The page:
A Parabolic microphone gain is highly predictable, and when properly made, closely approaches the theoretical values given by the Gain Equation below: Where Dish Gain in dB = G, Diameter in inches = D, Wavelength in inches =W, and E is the efficiency from 0 to 1. The Gain equation is: G = 20Log(3.25DE/W). For a hypothetically perfectly made system, E will equal 1. Table 1 tabulates the Frequency, Wavelength, Dish Gain, how many times closer a subject would seem without/with atmospheric attenuation, the maximum errors allowed for realization of this perfect 20 inch dish, and the frequencies losses as errors increase. Figure 3 is a plot of the Gain response for this ideal dish, and plots of dishes with specific amounts of error. Note how close a high frequency subject can appear, and how atmospheric attenuation reduces this at the higher frequencies. Note, that gain in a parabolic mic is proportional to frequency, and only excels when used above a few hundred Hertz. It should be pointed out that this is what should be expected from an ideal parabolic microphone, but many are falling far short of this due to reflector errors and other constructional issues even at the lower frequencies! The Max error for 1/2 gain column in Table 1) is how much error in inches, you can tolerate at each frequency before your dish gain is 1/2 or -6dB. A 6dB loss or 1/2 the gain is what a 10 inch diameter dish would have, and you will then need to approach your subject twice as close. Figure 3) is an excellent way to visualize the dramatic effects on frequency caused by what seems like small errors in the reflector or focus. Unfortunately, many dish users have come to accept poor performance as normal, but it is certainly not normal. Wildtronics, with their Patent pending enhancements, and perfect paraboloid, achieve and even surpass the expectations of the ideal dish in Table 1 and Figure 3.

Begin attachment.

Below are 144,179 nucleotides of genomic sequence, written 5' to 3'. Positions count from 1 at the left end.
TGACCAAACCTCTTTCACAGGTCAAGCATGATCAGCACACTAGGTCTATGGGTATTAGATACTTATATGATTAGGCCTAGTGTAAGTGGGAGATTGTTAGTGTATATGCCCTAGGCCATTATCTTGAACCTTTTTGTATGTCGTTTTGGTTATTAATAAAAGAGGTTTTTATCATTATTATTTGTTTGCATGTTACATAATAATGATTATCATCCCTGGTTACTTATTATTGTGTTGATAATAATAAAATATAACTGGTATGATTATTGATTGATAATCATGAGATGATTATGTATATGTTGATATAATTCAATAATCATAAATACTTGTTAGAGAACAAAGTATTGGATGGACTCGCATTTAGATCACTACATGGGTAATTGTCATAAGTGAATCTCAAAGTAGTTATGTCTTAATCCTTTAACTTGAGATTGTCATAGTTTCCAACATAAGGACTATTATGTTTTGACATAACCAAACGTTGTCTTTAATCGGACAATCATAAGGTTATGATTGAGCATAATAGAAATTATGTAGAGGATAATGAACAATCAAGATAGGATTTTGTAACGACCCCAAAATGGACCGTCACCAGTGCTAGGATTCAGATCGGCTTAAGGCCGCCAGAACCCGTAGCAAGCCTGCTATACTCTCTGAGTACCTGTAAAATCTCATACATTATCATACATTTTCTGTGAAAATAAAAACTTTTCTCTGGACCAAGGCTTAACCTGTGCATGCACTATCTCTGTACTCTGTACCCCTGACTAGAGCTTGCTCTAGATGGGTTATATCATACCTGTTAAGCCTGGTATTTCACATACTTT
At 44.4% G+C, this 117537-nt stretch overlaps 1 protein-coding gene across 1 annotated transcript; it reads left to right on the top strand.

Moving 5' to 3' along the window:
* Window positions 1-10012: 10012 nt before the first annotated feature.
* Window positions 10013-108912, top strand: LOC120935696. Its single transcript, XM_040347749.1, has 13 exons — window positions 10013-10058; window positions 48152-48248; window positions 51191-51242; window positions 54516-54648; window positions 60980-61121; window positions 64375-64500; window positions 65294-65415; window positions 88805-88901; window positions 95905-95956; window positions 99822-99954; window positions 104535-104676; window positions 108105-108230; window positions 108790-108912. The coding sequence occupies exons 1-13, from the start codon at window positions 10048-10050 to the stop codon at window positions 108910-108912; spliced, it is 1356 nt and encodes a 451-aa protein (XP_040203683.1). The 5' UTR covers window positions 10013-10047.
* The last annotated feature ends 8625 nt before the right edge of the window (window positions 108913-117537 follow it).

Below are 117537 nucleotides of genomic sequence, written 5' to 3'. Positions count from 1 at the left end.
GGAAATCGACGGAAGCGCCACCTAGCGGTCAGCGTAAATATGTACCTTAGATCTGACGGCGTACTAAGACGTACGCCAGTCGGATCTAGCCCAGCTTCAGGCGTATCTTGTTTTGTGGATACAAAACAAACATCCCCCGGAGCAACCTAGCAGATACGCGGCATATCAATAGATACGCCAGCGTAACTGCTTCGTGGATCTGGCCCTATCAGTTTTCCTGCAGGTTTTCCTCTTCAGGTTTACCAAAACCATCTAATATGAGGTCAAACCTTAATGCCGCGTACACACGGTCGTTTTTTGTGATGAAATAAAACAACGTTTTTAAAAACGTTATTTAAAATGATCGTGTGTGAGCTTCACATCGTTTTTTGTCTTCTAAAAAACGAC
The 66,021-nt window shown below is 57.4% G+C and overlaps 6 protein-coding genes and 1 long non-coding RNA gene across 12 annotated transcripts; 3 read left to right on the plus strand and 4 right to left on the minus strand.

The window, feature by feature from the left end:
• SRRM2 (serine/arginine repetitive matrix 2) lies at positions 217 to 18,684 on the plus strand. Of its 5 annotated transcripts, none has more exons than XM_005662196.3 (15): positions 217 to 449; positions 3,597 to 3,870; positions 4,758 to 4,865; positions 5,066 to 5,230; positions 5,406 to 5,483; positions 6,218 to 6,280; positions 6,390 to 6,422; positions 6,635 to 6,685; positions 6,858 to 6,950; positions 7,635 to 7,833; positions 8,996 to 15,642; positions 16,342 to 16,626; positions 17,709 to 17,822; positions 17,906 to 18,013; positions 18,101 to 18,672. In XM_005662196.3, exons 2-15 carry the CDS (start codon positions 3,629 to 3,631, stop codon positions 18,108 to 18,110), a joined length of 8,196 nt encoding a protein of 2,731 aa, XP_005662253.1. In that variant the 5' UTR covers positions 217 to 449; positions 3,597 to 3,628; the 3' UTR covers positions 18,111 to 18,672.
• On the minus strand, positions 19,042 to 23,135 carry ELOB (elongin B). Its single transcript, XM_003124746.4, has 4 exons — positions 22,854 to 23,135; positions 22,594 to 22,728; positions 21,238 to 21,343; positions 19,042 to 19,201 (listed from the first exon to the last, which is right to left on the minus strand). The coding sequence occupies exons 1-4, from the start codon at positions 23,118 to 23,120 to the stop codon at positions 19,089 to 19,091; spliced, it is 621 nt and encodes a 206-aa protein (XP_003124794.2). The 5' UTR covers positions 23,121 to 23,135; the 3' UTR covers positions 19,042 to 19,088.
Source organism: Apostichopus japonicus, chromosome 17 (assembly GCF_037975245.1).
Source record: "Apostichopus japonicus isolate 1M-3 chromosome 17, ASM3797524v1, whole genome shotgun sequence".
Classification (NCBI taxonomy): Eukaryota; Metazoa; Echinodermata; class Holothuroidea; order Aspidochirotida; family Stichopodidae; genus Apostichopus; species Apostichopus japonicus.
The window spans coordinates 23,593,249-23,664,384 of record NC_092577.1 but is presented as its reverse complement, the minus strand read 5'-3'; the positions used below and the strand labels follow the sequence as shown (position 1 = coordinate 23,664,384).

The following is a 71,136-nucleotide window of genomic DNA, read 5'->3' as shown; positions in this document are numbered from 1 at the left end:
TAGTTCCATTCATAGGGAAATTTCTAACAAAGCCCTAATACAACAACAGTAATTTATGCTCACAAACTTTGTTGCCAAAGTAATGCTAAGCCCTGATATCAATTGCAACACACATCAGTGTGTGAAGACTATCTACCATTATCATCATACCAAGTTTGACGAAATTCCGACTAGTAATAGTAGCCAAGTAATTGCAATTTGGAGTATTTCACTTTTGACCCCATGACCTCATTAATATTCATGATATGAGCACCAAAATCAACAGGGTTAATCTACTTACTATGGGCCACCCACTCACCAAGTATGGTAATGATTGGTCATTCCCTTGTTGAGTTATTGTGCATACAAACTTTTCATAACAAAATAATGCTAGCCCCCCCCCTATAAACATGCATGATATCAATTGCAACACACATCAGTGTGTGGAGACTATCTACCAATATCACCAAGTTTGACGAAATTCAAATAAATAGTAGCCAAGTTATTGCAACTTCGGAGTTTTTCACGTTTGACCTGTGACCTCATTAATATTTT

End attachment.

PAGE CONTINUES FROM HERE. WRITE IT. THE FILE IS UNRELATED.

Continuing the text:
Needed parabolic dish accuracy chart

You will need all the high frequency gain you can get, both to increase your subjects overall sound level as much as possible, and to overcome atmospheric attenuation over the extended distances parabolic microphones allow. In Table 1), you will also see a column for Atmospheric attenuation, this is the additional loss over a 200 foot distance, for 70F and 40% humidity. For much more humid conditions like 90%, half the value, for very dry conditions like 20%, double the value. You can see how much gain is lost at higher frequencies, and why you would need as much gain as possible to retain proper harmonic content. See our other Articles for more information, including how to normalize your frequency response at any distance for an accurate, true to life, recording. Normalization allows you to have the remarkable gain that parabolic mics offer, compensate for atmospheric loss, and have a flat frequency response all at the same time!